Money trumps a toy or gadget for all the reasons listed above. As for fear of providing a tangible reward for Torah learning, the Jewish approach—clearly stated by Maimonides and the Alter Rebbe—is to motivate and acknowledge a child’s accomplishments with both praise and reward.

The Previous Rebbe himself writes in his Principles on Education and Guidance, “Praise and compliments uplift a pupil, extracting him from his present situation, placing him on a higher plateau. And recompense in the form of a good reward motivates and invigorates a student, animating them with yearning to ascend from level to level, in both studies and conduct.”6

Parenting Reflection:

What would be a reasonable amount of money to reward my child for accomplishing a certain milestone in their Torah learning? What could be an exciting and helpful topic that I could incentivize them to delve into?

3. Allow your kids to see the ups and downs of your financial life.

If you handle both the ups and the downs with bitachon and humility, then you will be modeling two of the most important emotive attributes they will need as money managers during their own financial journey. There’s more to be gained from transparency about a situation that might warrant different choices and tradeoffs than by hiding it from them and making choices out of fear of others finding out (your children included).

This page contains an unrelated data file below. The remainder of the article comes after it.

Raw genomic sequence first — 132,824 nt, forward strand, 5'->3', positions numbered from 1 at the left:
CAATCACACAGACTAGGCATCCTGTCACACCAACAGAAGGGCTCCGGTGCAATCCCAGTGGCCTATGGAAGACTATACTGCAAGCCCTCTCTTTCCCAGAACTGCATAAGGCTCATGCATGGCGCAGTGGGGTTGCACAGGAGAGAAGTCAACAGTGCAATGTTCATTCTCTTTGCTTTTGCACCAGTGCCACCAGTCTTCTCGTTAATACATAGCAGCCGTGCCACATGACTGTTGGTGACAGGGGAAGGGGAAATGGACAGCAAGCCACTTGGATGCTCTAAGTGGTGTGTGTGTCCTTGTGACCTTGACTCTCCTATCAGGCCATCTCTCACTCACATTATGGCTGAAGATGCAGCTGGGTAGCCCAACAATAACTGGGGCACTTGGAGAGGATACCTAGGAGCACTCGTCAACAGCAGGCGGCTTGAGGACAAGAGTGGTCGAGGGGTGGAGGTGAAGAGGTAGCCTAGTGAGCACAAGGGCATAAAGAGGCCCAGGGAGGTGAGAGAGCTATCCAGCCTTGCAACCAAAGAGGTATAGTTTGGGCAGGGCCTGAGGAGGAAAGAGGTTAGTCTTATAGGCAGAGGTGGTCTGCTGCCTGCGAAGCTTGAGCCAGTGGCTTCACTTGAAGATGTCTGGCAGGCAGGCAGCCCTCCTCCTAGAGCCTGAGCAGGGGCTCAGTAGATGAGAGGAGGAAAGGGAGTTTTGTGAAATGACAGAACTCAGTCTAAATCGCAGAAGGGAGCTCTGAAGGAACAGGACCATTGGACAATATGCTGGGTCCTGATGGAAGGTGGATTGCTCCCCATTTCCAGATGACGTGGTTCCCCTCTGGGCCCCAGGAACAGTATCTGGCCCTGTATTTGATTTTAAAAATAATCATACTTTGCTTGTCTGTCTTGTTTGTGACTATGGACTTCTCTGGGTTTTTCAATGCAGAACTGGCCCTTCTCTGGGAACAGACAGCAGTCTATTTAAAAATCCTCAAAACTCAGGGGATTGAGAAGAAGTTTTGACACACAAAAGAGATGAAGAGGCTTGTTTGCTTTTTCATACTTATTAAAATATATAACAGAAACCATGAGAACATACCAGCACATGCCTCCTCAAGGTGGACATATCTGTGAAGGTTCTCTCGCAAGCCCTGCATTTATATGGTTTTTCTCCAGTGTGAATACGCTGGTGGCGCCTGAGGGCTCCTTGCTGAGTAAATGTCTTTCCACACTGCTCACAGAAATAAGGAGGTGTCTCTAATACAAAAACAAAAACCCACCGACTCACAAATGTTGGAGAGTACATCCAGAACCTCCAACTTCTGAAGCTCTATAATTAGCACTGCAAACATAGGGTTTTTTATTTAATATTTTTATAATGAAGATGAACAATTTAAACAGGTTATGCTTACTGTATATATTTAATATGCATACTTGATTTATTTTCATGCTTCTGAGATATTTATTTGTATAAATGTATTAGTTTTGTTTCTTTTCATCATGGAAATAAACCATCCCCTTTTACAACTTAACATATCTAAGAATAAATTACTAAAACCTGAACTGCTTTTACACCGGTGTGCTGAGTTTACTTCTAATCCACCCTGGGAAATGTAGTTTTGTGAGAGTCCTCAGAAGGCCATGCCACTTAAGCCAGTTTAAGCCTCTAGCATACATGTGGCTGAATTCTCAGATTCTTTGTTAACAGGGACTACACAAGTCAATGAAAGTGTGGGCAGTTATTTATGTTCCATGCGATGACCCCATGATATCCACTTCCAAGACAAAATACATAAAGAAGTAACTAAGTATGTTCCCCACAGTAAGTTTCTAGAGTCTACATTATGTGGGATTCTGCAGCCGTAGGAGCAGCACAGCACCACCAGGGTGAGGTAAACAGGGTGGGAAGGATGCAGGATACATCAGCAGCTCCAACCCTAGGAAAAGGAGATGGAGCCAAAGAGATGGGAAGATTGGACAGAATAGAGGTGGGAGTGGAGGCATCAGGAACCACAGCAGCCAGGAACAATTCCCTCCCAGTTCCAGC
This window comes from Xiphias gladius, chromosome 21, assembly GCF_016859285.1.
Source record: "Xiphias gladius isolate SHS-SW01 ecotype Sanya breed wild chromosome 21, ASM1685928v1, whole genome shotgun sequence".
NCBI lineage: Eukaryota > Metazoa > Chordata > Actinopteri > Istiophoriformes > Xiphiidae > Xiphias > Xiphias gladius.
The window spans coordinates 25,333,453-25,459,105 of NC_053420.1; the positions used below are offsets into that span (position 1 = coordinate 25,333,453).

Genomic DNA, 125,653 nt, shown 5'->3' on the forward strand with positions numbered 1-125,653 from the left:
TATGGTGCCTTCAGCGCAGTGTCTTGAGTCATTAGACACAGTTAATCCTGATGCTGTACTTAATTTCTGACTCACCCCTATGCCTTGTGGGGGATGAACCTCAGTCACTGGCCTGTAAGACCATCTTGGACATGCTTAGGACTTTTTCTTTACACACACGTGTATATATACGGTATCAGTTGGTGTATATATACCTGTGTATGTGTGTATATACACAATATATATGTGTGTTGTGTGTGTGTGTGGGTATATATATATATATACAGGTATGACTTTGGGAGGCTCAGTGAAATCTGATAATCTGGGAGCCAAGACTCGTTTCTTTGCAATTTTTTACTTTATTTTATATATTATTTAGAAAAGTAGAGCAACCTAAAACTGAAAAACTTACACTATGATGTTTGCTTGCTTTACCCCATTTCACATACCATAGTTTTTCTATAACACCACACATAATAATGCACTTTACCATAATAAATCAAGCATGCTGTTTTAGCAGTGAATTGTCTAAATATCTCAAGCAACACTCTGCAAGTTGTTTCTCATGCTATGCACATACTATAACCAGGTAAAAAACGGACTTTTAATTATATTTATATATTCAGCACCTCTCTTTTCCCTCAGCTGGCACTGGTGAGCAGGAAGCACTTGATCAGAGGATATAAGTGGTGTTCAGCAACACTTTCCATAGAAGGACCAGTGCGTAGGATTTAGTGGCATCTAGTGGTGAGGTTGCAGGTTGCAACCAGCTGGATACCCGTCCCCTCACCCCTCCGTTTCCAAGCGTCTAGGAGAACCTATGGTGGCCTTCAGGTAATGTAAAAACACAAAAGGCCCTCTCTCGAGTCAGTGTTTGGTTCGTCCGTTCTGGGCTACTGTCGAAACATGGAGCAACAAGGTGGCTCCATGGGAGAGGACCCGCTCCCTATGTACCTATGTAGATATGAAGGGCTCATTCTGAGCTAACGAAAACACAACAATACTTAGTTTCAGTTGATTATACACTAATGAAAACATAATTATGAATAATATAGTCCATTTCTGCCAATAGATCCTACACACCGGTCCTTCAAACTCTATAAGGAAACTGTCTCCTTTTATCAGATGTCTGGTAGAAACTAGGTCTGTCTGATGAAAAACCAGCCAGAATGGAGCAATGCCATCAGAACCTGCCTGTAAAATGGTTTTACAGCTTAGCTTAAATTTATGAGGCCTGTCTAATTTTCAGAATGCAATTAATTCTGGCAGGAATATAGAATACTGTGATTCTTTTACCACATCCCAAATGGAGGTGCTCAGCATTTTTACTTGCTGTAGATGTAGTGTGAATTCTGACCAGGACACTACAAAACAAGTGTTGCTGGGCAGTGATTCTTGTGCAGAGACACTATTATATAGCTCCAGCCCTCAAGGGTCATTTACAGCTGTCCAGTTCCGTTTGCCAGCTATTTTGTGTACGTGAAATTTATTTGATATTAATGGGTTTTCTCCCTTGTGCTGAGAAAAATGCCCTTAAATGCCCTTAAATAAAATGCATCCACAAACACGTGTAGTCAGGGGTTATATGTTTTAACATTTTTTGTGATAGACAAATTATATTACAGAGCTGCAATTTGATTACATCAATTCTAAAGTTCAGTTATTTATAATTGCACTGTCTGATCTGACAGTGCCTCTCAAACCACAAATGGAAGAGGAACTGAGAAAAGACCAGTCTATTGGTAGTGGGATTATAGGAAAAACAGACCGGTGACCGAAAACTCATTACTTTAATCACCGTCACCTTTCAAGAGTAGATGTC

Parenting Reflection:

Am I being clear and open about financial situations in a way that is age-appropriate? Am I shying away from talking to my kids for fear of their reaction?

Would I rather go into debt than let my kids know I can’t afford something? Do I tend to make financial decisions out of fear of what others might think, including my children?

Do my children see tension and worry about a financial situation, or am I conveying trust in G‑d, even as a work in progress?

4. If you want your children to be charitable, let them see you being charitable first.

While modesty is important, this is an area where you don’t need to err on the side of caution, especially when it pertains to educating your children. While you don’t need to give personal details of the recipients of your generosity, your kids should be able to see very clearly that giving is a value practiced by their parents, and in turn, expected of them. Do offer praise for their choices with regards to their own charity.

Parenting Reflection:

Do I share with my kids that I have a maaser account? Do they hear me talking about certain charities that are important to me and why?